The Siskiyou: What advice would you give to future coaches?
Austin Brown: Have the patience… everybody learns differently and figuring that out as fast as can helps… I really took the philosophy of acting like a sponge and soaking up as much information as you can, but the number one is patience.
The Siskiyou: And, what advice would you give to future Raiders looking up to the football program here at SOU?
Austin Brown: [SOU] is a great location… There is a lot of upsides to where we live and where we’re headed… we also have a great enrollment rate for an NAIA school. We also play in a great conference, to where if you take care of business every week you’ll set yourself up for competing in the playoffs and eventually an opportunity to play for a national championship. There is also a family atmosphere here… the true relationships [students] have with professors and community involvement in the whole program has been huge and has really stood out to me.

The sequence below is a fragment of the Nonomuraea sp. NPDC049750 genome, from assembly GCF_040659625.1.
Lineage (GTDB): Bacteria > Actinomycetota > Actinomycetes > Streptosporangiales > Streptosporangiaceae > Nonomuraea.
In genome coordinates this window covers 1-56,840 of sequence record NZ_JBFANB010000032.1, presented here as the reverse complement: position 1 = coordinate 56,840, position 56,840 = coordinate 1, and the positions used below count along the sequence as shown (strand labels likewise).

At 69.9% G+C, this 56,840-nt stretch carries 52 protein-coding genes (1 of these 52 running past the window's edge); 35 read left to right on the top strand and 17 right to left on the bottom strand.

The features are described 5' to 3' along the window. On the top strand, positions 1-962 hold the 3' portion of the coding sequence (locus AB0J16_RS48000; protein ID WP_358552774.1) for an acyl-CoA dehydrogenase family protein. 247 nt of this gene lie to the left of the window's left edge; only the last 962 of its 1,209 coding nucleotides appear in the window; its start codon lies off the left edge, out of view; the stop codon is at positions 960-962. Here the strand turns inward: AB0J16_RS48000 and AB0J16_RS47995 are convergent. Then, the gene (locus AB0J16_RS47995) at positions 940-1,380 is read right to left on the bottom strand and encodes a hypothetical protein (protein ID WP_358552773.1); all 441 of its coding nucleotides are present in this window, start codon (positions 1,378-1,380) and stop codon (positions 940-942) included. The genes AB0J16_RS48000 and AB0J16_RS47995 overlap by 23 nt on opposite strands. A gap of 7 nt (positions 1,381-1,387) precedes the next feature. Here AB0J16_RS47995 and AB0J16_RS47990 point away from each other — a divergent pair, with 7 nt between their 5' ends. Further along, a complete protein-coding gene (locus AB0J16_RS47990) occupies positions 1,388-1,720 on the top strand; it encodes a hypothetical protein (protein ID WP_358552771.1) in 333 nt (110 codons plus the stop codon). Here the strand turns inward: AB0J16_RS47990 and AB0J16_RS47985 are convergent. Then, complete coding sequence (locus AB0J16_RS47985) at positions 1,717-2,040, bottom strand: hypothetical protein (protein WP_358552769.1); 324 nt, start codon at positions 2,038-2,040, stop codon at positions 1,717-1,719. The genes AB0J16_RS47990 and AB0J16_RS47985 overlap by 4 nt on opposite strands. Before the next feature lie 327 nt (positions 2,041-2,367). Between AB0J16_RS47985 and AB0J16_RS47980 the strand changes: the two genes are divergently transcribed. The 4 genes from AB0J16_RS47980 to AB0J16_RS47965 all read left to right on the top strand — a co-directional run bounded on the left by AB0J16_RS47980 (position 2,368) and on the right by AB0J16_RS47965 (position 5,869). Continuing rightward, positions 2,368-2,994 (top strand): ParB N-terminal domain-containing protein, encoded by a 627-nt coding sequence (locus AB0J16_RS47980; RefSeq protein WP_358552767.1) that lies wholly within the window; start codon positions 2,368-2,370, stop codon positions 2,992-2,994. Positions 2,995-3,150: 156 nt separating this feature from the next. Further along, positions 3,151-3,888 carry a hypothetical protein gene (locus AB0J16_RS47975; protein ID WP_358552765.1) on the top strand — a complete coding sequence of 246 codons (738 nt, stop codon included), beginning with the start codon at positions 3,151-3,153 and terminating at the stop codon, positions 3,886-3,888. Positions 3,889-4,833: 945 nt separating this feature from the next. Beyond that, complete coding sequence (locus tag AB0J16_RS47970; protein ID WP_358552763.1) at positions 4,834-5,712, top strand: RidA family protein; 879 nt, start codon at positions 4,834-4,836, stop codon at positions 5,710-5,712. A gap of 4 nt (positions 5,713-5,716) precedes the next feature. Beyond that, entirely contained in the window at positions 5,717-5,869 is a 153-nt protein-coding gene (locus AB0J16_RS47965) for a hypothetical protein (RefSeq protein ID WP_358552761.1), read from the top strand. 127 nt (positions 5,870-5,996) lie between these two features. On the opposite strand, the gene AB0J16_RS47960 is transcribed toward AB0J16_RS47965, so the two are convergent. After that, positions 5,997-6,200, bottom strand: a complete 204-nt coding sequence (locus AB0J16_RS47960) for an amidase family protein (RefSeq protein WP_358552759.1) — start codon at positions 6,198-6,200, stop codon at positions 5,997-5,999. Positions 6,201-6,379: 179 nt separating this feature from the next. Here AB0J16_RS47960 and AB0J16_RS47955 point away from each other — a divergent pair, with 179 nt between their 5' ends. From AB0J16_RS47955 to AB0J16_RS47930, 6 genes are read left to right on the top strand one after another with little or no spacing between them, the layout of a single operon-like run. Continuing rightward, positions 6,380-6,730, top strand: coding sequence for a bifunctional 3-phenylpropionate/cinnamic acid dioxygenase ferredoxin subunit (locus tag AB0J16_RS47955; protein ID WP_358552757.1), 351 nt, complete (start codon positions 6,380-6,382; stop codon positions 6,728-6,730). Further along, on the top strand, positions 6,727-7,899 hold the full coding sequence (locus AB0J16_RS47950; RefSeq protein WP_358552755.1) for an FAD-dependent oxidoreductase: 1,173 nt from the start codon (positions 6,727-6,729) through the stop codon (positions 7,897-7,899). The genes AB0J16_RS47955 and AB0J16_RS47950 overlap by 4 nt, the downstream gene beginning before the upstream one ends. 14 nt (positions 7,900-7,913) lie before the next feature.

As the Raider football program moves forward with the rest of the season, the focus is to control the controllables and focus on the execution of each player’s abilities. The Raiders have four more regular-season games left on the schedule. The next game will be against Montana Tech, or as the Raider football program calls them, “the school from Butte,” this Saturday, October 23rd, at Raider Stadium at 1 PM.
And, of course, what would an interview be without a fun question along the way!
The Siskiyou: If you could be a superhero, which one would you be and why?
Austin Brown: I would probably be superman. He can kind of do it all.